Tuesday, November 6, 2007

Blues Blast reviewed by Mark Thompson

Blues Blast
Debbie Davies
Telarc Blues
9 tracks/53:50

It must be nice to be able to get friends like Charlie Musselwhite, Coco Montoya, Tab Benoit and Bruce Katz to come by and help out on your new recording. And one would think that many musicians could easily begin to wonder if they would be able to hold their own in the midst of that talent and experience. If Debbie Davies had her moment of doubt, you'd never know from listening to this smokin' hot new release.

Debbie and Coco come out of the gates firing on "A.C. Strut", a tribute to their old boss Albert Collins. They take turns ripping off one nasty run after another over a churning foundation courtesy of Katz on the Hammond B3. This up-tempo romp lets you know that is won't be any ordinary release.

The pace slows on the second track, "My Time After Awhile", but the intensity level remains high as Davies lays out a pleading vocal turn on this tale of betrayal. Montoya provides support on guitar and sticks around for the third track, which adds Musselwhite's harp to the mix. His inventive harp work reminds listeners that he is truly one of the living masters. Charlie takes the lead vocal on his composition "Movin' & Groovin' ". Davies snaps off some impressive picking before Musselwhite dominates the proceedings with some masterful hard blowing on his harp.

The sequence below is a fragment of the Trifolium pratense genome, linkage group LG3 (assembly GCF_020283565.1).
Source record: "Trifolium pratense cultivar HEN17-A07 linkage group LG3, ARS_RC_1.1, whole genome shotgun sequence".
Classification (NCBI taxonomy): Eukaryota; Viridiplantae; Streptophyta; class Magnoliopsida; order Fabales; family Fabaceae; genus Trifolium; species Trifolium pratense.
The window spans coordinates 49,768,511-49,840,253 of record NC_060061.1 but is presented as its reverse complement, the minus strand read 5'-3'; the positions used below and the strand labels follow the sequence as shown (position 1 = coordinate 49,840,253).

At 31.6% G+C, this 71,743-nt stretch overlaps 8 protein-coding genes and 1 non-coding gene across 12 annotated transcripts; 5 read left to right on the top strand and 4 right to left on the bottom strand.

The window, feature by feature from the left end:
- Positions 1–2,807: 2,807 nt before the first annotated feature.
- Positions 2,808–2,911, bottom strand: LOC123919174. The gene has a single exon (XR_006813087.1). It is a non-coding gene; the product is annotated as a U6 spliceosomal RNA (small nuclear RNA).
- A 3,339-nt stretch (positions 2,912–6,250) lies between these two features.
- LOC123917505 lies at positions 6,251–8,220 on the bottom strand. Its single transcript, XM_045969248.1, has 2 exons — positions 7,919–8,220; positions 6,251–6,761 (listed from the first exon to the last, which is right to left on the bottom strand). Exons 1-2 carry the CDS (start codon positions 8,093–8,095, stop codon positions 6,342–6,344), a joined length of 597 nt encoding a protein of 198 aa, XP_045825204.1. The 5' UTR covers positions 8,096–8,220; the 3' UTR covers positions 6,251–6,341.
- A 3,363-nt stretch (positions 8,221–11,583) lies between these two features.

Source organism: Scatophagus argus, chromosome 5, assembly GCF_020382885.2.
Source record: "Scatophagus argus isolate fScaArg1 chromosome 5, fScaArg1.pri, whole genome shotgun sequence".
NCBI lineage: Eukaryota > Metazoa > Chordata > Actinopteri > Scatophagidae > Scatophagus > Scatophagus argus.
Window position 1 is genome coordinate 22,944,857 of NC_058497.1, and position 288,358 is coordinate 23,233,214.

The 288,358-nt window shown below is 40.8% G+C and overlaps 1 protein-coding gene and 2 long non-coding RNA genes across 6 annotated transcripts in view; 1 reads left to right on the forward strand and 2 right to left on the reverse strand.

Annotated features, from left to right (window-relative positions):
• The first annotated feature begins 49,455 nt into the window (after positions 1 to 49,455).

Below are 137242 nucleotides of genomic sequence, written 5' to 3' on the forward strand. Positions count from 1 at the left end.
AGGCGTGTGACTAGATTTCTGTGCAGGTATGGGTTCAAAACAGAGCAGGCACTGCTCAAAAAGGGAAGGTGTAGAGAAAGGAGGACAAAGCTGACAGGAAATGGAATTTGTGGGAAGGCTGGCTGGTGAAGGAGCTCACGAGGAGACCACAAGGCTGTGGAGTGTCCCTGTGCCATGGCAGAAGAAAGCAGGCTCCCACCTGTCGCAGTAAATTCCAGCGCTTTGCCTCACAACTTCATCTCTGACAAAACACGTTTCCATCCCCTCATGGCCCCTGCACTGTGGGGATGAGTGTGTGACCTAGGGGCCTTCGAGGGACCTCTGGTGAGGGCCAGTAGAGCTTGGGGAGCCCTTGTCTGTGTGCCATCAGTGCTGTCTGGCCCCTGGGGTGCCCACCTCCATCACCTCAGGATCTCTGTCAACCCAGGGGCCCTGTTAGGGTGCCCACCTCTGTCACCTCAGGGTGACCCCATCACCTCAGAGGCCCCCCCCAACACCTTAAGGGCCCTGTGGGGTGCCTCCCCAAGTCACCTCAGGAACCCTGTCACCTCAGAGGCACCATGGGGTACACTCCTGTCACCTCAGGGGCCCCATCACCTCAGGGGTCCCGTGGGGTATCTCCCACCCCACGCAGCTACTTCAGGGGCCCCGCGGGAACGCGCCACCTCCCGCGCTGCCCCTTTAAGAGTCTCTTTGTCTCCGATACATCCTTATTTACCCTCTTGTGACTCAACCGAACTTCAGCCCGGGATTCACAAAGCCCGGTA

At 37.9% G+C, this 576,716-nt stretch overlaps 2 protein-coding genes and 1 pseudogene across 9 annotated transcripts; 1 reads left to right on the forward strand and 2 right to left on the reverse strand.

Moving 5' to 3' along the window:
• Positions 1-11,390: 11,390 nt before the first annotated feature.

"Crawling King Snake" takes you deep into the swamp with Tab Benoit laying down a taut vocal while trading snarling guitar licks with Davies. One surprise on the disc is the decision to have Debbie handle the vocal on "Howlin' For My Darlin" ". Most versions feature a big, deep voice like Howlin' Wolf's well-known take. Davies refrains from taking that approach and instead uses some sly phrasing to fashion a very credible vocal. The guitar extravaganza continues Davies and Benoit take turns burning up the frets of their guitars.

The steady-rolling groove of "Like You Was Gone " slows the pace a bit and features Musselwhite plus all three guitarists. Montoya sticks around for the Davies original tune, a strong piece with Debbie imploring her man to come home into her arms because that's "Where the Blues Come to Die". Katz fleshes out the performance with his usual dazzling B3 playing. As they do throughout the disc, Rod Carey on bass and Per Hanson on drums provide a solid rhythmic base for everyone.

The closing track is a ten minute instrumental workout. The title, "Sonoma Sunset", might conjure up images of a quiet evening on the beach. Instead, Davies and her fellow guitarist lay down a series of solos that build the intensity level until Musselwhite eases into the mix and blows some gentle tones to calmly lead everyone to the closing.

Davies has put together a very impressive package with phenomenal musicians and a strong, varied track list. Every fan of blues guitar playing is going to want to have this disc. It may be the best work of her career and will be on my personal list of top Blues recordings of the year. What more can I say - get a copy !!!!!

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